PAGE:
Is your company preparing for a capacity test? Are you unsure and uncertain about how to prepare for this test? This article proposes a few strategies to help companies overcome issues such as how to select business processes for a capacity test, the value of automation for a capacity test, and mitigating risk. A poorly coordinated and planned capacity test could prove costly and have a deleterious impact on the end-user's ability to conduct everyday tasks.
Preparing and planning for a capacity test are activities that can prevent many headaches for a company that is expecting to release or deploy an application. Capacity tests are time-consuming and require a great deal of expertise to successfully execute. Below are a few pointers that will help your organization prepare for a capacity test from the very beginning.
Follow the 80/20 Rule
After WWII, Italian economist Vilfredo Pareto discovered that, in Italy, 80 percent of the country's wealth was held by 20 percent of the country's population, hence the 80/20 rule. Moreover, Pareto's observations have led to the creation of Pareto charts and have played a pivotal role in statistical process control (SPC). The Pareto Analysis in SPC operates in this fashion: Eighty percent of problems usually stem from 20 percent of the causes, which leads to the famous phrase "the vital few and the trivial many."
Pareto's principle is also applicable to all types of capacity testing: stress, performance, volume, load, soak, etc. When one applies the 80/20 rule to capacity testing, one can focus on the 20 percent of the business processes that are likely to cause the majority of problems. Pareto's principle allows test managers to select and identify the business processes that are most likely to cause bottlenecks, performance degradation, and traffic across a software application.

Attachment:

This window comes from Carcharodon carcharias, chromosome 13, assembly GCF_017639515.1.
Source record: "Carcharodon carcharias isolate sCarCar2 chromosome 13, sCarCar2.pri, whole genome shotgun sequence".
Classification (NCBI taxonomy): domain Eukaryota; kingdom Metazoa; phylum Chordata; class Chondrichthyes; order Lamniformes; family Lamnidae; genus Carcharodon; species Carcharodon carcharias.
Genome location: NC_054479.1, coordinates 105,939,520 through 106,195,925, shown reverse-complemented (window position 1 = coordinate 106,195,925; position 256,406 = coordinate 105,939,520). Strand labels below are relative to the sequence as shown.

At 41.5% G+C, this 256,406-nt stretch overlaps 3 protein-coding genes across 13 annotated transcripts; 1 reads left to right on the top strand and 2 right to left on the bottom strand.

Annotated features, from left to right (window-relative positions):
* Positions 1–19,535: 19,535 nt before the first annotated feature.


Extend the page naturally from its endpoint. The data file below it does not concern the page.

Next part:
An organization can also construct Pareto charts with stakeholders to identify and select business processes that will be tested during a capacity test. Stakeholders in a capacity test could be database administrators (DBAs), infrastructure engineers, middleware engineers, SMEs, developers, business owners, etc.
Seasonal Surges in Demand
Many organizations predict annual business volumes for certain processes such as purchase orders, invoices, and sales orders. These business volumes are then converted into hourly averages. While this approach may correctly emulate average business volumes for a volume test, it overlooks surges in business volumes due to outlier points or seasonal demands that deviate significantly from average volumes.
Examples of surges in business volumes are:
- Insurance and hardware companies experience higher demand for their services and products after a natural disaster.
- Toy stores, retailers, and airlines face increased sales during the holiday season.
- A shipping company has to ship more packages after one of its competitors has a strike.
- Military facilities need to procure more equipment during times of war.
All of these examples converge on a single question: Do these entities have information systems capable of handling an increase in business volumes without degrading end-user response times or becoming inoperable?
The answer to this question is critical. When planning a capacity test, it is essential to discover the operating limits and breaking points of the application under test. It is not sufficient to test an application for average volume; test for volumes that are 20 percent to 30 percent greater than the average volume. The application under test should be scalable and robust enough to handle unexpected or seasonal surges in demand without drastically affecting end-user response times.
Automate for Repeatability and Consistency
Frequently, it will be necessary to repeat capacity tests with multiple sets of data in order to fine-tune a system. The process is as follows: A capacity test is conducted and problems are reported. The responsible parties will then identify the root cause of the problem and repair it. The test engineer will need to repeat the capacity test to determine if the problem has indeed been repaired. This cycle of repeating tests and fixing problems could be time-consuming, resource intensive, and critical to successfully deploying or releasing an application.
It may not be feasible to manually perform a